3.2.4 Quality control for endorheic lakes

This was the only step in the TopoCat construction that involved manual intervention. In the QA/QC process, each outlet temporarily labeled as “endorheic-check” in the drainage type attribute was visually inspected against high-resolution Google Earth and Esri satellite images. With expert knowledge, this visual inspection aimed at judging whether this labeled outlet is a true outlet of an open lake or an “artifact” pour point of an incomplete endorheic lake (as in the example of Fig. 11a). The outlets verified as the latter scenario were flagged for automated correction. To minimize manual workload and avoid further complications, we performed this QA/QC on the final (rather than preliminary) outlets.

In the following automated correction, each flagged outlet was snapped to its connected sink (the snapped outlet in Fig. 11b). If there are multiple outlets from the same incomplete endorheic lake polygon (which all drain to a single sink), the outlet associated with the largest total catchment area (“Cat_a_tot”) was selected for this snapping process. If there are fragmented HydroLAKES polygons representing the same endorheic lake (i.e., with different HydroLAKES IDs), the outlet associated with the largest polygon was selected for snapping. This automated snapping was performed on the preliminary outlets, and the unit catchments were re-delineated based on the updated outlets (drainage sinks in this case). Steps 2 and 3 (Sect. 3.2.2 and 3.2.3) were then repeated to accommodate these corrections in all preliminary and final outlet, catchment, and reach attributes. It is worth noting that this QA/QC did not aim at dissolving the fragmented endorheic lake polygons in HydroLAKES. This was to maintain the consistency that every HydroLAKES polygon has at least one outlet and one unit catchment. However, since there was only one outlet snapped to the sink per endorheic lake, only the snapped outlet and its associated unit catchment were corrected to an endorheic drainage type. In other words, for an endorheic lake that has multiple HydroLAKES polygons, only the polygon with a snapped outlet was labeled “endorheic”.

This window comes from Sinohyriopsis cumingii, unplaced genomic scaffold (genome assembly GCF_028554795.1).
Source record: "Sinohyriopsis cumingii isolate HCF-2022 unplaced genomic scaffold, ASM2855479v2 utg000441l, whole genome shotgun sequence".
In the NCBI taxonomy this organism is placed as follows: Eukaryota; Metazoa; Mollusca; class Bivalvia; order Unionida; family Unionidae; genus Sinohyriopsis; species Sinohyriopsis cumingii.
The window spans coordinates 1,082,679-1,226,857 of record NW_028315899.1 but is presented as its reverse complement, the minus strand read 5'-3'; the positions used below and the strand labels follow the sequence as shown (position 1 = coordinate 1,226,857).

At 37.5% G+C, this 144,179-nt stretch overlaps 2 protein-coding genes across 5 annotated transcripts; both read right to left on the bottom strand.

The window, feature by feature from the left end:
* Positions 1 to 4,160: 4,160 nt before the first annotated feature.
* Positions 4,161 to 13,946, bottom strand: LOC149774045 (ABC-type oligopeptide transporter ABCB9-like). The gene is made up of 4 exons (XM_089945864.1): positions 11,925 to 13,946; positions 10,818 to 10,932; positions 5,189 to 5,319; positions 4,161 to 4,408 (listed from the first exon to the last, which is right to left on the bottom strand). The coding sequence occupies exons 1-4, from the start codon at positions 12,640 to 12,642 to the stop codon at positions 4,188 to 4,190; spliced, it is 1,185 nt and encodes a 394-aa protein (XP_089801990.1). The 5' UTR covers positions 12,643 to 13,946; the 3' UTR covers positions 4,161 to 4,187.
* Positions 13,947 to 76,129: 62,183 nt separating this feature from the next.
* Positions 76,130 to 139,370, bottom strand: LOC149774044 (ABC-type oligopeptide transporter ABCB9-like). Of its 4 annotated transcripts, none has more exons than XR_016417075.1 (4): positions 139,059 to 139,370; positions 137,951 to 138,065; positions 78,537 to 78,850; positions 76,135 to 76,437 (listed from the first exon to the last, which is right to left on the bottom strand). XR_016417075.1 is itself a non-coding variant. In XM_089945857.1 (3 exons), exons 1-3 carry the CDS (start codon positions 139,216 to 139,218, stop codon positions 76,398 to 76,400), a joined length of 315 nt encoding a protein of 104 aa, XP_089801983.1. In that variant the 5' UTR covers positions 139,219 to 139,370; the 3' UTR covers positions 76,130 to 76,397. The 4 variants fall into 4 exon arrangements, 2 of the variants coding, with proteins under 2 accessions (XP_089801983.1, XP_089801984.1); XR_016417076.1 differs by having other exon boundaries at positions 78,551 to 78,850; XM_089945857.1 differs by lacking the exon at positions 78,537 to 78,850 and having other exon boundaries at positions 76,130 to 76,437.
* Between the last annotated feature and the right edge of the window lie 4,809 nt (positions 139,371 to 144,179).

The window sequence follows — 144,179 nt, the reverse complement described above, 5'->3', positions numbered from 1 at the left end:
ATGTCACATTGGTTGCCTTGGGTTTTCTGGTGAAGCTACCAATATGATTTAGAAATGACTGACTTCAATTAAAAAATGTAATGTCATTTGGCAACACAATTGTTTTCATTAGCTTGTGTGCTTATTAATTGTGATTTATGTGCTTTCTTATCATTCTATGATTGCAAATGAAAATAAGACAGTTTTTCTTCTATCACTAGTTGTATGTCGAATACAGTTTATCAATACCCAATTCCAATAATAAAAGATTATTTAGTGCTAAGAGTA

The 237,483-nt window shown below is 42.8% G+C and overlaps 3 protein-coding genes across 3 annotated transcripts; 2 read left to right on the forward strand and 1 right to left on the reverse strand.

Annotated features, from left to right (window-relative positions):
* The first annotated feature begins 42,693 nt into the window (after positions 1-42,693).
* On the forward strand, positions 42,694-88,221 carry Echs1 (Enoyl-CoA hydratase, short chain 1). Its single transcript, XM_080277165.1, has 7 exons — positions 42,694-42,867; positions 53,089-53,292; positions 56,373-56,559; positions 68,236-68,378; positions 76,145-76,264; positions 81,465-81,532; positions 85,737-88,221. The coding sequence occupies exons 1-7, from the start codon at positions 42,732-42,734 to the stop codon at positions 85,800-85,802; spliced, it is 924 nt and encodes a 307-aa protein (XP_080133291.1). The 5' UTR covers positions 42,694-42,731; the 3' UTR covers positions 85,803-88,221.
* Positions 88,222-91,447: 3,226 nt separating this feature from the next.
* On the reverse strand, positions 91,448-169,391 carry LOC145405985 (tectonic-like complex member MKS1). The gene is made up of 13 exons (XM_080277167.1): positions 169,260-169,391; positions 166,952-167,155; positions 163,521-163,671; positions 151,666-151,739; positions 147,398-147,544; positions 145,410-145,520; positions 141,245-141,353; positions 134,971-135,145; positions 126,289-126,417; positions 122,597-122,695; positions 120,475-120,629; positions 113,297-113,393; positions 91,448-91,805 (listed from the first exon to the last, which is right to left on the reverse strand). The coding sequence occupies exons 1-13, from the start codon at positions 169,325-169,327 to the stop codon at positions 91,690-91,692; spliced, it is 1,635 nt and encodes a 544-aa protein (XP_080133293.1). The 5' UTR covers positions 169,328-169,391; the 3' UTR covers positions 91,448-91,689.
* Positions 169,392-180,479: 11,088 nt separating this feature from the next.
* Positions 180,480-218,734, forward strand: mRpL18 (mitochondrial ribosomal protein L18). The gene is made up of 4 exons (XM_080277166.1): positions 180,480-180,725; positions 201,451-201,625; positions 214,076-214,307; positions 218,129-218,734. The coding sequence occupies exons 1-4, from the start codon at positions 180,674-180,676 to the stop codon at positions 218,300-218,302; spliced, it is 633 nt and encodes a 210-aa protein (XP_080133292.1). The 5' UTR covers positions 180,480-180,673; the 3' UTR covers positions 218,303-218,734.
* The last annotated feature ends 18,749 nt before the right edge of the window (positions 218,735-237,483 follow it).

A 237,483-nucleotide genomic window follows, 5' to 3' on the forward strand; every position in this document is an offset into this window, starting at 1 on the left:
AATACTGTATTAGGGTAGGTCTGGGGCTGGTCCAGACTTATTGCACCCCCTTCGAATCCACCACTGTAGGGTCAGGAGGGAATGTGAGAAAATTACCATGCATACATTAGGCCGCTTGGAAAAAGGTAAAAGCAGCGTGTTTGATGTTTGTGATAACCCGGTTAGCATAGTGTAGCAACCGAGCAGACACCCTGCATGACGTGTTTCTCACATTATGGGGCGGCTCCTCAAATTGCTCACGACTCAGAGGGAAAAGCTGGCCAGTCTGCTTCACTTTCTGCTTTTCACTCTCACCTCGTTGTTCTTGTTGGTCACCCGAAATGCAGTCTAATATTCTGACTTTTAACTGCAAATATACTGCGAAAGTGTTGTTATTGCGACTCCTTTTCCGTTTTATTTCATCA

A total of 1261 outlets were identified as “endorheic-check”. Among them, 291 were confirmed to be pour points of incomplete endorheic lake polygons, and 14 of these 291 outlets shared drainage sinks with other outlets. The locations of the other 277 outlets were snapped to their connected drainage sinks, and the drainage catchments were re-delineated. As exemplified in Fig. 11, the result of this QA/QC was a complete endorheic catchment and corrected topological attributes despite an incomplete lake extent in the original HydroLAKES dataset.

3.2.5 Configuring reach types, stream orders, outlet orders, and lake-network basins

The inter-lake reaches in TopoCat depict feasible drainage connections between lakes, whereas the river networks in MERIT Hydro-Vector (Lin et al., 2021) represent, in principle, the actual perennial or intermittent channels (refer back to Sect. 3.1.2). Given this logic, we applied MERIT Hydro-Vector to obtain a priori information regarding whether an inter-lake reach in TopoCat is likely a river channel or a non-channelized drainage connection between the lakes. The proportion of each inter-lake reach that intersects MERIT Hydro-Vector was calculated in percentage of length and saved in the attribute “Rchint_mhv” of the inter-lake reaches.

The Strahler stream order (attribute “Rch_order”) was also calculated for each inter-lake reach. The order of each lake outlet (“Out_order”) was then assigned as the stream order of the connected upstream reach (whose end node concurs with this outlet). Therefore, the headwater outlets always have a zero outlet order. If multiple reaches converge to the same outlet, the maximum stream order among the confluence reaches was assigned as the outlet order. Finally, the lake-network basins were delineated using the terminal points (inland sinks or coastal outlets) of all inter-lake reach networks. On rare occasions, a multifurcation lake may infringe more than one reach network; when this occurred, the multiple basins encompassing these reach networks were dissolved into one basin. The “Basin_id” was then assigned to all associated lake outlets, unit catchments, and inter-lake reaches in both the preliminary and final TopoCat.

3.2.6 Aggregating attributes at the lake level